4. "Here’s a beaten up violin I was given. I think it’s spirit varnish I put a pin head drop of alcohol on and the varnish dissolved. As can be seen it’s very grubby how should I go about cleaning this, and hopefully have a nice looking violin. As can be seen it’s not an expensive violin..." It depends... Is the "dirt "ground into the varnish or does it sit above it? First, you'll have to determine what to do with that open crack (as Jacob pointed out) and the damage at the edge. In general, when cleaning a fiddle, I will start with the least invasive solvent, test a small area to make sure it's only removing what I want it to, and move up the list carefully if required (testing small areas as I go, starting with soft cloth dampened with distilled or deionized water for example, moving to qtips for the tighter areas). Warning; even these H2O solvents can harm some finishes. If the "dirt" has a rosin component, H2O solvents may not get you far, but if the dirt is water soluble, you may see results. Artificial spit is available through some conservation supply companies (no, I'm not joking). The enzymes may have a positive effect. There are also some soaps that, used correctly, can be effective and relatively safe for most varnishes and effective for rosin buildup. Vulpex is one (I believe it was formulated for use in cleaning parchment and leather)... It is not used "straight", but rather mixed with stoddard solvent or high grade mineral spirits at about 1 part soap to 20 parts solvent, or distilled water (similar dilution... but that soap mixed with water is more aggressive, so I avoid usually rely on stoddard or mineral spirits). Again, test in a small area before proceeding. If you use Vulpex, I'd advise using nitrile gloves (it's on the alkaline side of things) and neutralizing the surface by wiping with clean cloth damped with distilled water (as you'll already have tested distilled water, right?) to neutralize any soap left on the surface immediately following the cleaning of a section. I'd also recommend good ventilation or other safety devices if mixing with mineral spirits (solvents aren't great for you). Going up the ladder from there I'd not recommend for a novice... and if anything you try softens the varnish on the test area, discontinue with that substance. Good luck, tread carefully.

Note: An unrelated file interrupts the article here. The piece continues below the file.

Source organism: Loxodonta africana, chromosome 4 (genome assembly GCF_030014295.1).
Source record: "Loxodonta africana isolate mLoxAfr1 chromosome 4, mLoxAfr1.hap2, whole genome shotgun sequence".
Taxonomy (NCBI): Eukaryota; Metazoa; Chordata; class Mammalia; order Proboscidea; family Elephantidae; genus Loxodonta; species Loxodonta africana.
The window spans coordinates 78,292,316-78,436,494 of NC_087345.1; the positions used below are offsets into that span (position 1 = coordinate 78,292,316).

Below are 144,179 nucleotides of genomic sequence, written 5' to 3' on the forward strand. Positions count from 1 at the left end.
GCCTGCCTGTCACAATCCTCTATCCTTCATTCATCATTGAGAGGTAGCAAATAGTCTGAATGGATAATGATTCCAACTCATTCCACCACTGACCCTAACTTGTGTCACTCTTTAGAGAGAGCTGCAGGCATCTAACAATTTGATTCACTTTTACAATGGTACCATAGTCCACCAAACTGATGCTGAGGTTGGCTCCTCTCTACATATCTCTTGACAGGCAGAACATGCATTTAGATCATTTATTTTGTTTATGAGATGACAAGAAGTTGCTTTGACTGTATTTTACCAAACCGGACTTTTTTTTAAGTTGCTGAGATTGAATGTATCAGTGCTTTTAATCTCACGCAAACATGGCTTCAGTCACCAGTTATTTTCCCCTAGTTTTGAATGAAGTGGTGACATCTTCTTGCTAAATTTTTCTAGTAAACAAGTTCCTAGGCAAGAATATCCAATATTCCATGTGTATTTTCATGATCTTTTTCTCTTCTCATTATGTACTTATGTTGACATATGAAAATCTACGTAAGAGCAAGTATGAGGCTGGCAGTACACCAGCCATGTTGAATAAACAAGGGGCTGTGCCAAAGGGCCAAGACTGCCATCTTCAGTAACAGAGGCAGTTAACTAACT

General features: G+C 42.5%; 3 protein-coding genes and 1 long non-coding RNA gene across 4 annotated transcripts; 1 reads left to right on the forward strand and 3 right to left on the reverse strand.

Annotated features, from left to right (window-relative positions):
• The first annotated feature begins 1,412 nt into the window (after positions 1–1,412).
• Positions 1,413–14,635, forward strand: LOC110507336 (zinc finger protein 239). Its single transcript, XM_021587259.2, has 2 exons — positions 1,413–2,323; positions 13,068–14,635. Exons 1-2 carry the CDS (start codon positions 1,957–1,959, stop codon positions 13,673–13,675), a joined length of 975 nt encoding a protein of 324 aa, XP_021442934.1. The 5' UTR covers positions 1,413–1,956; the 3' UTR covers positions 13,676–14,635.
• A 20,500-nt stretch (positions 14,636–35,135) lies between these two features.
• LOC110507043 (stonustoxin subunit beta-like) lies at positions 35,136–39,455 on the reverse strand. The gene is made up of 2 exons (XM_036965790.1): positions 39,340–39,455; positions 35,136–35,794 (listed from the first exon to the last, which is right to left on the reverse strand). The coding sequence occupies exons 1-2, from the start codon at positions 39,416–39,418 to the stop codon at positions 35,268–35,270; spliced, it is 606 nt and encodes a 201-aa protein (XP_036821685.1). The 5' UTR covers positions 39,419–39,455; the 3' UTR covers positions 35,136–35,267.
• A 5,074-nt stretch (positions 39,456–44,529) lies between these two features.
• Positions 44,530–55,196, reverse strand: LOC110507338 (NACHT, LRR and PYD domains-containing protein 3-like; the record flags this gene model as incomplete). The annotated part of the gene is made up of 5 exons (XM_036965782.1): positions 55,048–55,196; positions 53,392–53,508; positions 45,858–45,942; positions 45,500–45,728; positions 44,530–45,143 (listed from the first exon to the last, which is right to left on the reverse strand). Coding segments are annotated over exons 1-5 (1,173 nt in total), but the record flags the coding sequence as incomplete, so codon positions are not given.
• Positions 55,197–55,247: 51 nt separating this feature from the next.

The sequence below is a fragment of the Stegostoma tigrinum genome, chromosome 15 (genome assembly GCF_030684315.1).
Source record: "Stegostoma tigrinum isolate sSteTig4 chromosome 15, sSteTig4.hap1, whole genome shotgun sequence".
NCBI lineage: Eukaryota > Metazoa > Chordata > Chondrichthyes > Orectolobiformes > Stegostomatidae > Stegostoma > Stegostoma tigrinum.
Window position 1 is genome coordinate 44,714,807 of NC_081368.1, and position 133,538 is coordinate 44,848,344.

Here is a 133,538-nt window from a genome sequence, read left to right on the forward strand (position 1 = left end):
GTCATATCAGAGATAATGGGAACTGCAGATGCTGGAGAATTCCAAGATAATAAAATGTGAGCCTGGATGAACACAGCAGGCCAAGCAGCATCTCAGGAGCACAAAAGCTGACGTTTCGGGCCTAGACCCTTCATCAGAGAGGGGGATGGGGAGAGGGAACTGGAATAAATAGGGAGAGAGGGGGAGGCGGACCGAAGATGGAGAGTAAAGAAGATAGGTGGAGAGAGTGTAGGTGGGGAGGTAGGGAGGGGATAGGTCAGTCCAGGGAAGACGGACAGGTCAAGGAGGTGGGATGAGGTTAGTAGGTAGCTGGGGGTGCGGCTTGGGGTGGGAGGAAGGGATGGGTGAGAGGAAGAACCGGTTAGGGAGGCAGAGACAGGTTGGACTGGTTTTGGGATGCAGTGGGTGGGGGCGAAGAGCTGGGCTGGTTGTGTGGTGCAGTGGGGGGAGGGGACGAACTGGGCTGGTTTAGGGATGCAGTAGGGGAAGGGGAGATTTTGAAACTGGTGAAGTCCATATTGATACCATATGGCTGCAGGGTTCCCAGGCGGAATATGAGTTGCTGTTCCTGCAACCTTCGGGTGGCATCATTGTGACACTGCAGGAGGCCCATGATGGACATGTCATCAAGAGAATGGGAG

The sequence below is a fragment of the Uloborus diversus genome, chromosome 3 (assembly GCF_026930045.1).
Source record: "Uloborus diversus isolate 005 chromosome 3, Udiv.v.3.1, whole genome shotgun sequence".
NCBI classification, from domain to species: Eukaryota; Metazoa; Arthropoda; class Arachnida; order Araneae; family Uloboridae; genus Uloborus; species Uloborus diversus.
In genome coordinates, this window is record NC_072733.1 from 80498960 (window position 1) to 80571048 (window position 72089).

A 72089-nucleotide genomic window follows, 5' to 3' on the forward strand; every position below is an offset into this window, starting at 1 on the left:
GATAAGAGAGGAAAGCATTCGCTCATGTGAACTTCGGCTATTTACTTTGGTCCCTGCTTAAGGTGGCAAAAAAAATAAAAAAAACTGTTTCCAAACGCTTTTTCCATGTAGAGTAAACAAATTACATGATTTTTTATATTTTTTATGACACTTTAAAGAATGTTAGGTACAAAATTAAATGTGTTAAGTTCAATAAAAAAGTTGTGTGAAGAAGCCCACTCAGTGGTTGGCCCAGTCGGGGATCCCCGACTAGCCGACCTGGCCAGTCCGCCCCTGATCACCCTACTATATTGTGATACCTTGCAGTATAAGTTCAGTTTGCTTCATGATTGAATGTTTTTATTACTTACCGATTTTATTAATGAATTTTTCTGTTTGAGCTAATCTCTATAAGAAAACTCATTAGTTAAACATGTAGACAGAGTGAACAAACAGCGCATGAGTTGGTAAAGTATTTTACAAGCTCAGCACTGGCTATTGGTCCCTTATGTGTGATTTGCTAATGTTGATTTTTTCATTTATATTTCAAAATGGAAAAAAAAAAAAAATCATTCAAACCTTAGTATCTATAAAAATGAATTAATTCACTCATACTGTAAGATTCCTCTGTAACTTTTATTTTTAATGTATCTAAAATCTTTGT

5. Inside a rather pure Giorgio Gatti of Turin. I've not seen a form of this in a Farrotti nor Antoniazzi (had two Riccardos open on my bench last week), but that doesn't mean it didn't occur.